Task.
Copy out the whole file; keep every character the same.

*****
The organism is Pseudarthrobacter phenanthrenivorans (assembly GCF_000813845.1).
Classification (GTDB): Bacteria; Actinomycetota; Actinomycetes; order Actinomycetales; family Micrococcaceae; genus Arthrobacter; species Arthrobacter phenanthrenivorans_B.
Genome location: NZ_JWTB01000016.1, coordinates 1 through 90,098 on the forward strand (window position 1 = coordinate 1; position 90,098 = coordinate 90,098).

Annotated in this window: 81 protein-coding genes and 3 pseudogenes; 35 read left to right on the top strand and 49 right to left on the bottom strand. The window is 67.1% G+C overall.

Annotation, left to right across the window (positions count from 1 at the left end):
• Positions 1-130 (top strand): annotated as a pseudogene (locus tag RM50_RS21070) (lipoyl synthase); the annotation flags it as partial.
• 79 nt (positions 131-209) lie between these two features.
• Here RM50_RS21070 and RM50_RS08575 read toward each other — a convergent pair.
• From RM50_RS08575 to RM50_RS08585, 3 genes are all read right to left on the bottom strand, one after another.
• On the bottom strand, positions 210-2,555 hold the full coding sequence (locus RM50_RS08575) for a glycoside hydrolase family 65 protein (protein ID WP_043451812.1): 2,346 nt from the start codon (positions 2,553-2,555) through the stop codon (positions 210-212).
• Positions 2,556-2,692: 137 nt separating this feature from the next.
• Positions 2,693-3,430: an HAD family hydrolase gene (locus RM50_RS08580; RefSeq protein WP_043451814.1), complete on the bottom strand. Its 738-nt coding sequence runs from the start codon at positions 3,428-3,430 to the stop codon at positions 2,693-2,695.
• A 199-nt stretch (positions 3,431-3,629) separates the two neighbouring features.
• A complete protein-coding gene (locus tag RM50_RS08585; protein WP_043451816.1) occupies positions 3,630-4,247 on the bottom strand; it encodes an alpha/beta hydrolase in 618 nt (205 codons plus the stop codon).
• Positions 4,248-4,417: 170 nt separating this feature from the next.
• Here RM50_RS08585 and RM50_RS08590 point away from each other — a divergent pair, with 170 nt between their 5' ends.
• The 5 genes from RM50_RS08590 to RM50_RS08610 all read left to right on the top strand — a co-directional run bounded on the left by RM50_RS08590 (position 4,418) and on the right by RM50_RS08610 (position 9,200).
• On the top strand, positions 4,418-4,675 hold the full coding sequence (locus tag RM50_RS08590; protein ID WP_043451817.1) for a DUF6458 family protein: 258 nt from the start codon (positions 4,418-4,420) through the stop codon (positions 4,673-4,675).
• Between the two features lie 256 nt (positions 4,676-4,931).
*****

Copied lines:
The organism is Pseudarthrobacter phenanthrenivorans (assembly GCF_000813845.1).
Classification (GTDB): Bacteria; Actinomycetota; Actinomycetes; order Actinomycetales; family Micrococcaceae; genus Arthrobacter; species Arthrobacter phenanthrenivorans_B.
Genome location: NZ_JWTB01000016.1, coordinates 1 through 90,098 on the forward strand (window position 1 = coordinate 1; position 90,098 = coordinate 90,098).

Annotated in this window: 81 protein-coding genes and 3 pseudogenes; 35 read left to right on the top strand and 49 right to left on the bottom strand. The window is 67.1% G+C overall.

Annotation, left to right across the window (positions count from 1 at the left end):
• Positions 1-130 (top strand): annotated as a pseudogene (locus tag RM50_RS21070) (lipoyl synthase); the annotation flags it as partial.
• 79 nt (positions 131-209) lie between these two features.
• Here RM50_RS21070 and RM50_RS08575 read toward each other — a convergent pair.
• From RM50_RS08575 to RM50_RS08585, 3 genes are all read right to left on the bottom strand, one after another.
• On the bottom strand, positions 210-2,555 hold the full coding sequence (locus RM50_RS08575) for a glycoside hydrolase family 65 protein (protein ID WP_043451812.1): 2,346 nt from the start codon (positions 2,553-2,555) through the stop codon (positions 210-212).
• Positions 2,556-2,692: 137 nt separating this feature from the next.
• Positions 2,693-3,430: an HAD family hydrolase gene (locus RM50_RS08580; RefSeq protein WP_043451814.1), complete on the bottom strand. Its 738-nt coding sequence runs from the start codon at positions 3,428-3,430 to the stop codon at positions 2,693-2,695.
• A 199-nt stretch (positions 3,431-3,629) separates the two neighbouring features.
• A complete protein-coding gene (locus tag RM50_RS08585; protein WP_043451816.1) occupies positions 3,630-4,247 on the bottom strand; it encodes an alpha/beta hydrolase in 618 nt (205 codons plus the stop codon).
• Positions 4,248-4,417: 170 nt separating this feature from the next.
• Here RM50_RS08585 and RM50_RS08590 point away from each other — a divergent pair, with 170 nt between their 5' ends.
• The 5 genes from RM50_RS08590 to RM50_RS08610 all read left to right on the top strand — a co-directional run bounded on the left by RM50_RS08590 (position 4,418) and on the right by RM50_RS08610 (position 9,200).
• On the top strand, positions 4,418-4,675 hold the full coding sequence (locus tag RM50_RS08590; protein ID WP_043451817.1) for a DUF6458 family protein: 258 nt from the start codon (positions 4,418-4,420) through the stop codon (positions 4,673-4,675).
• Between the two features lie 256 nt (positions 4,676-4,931).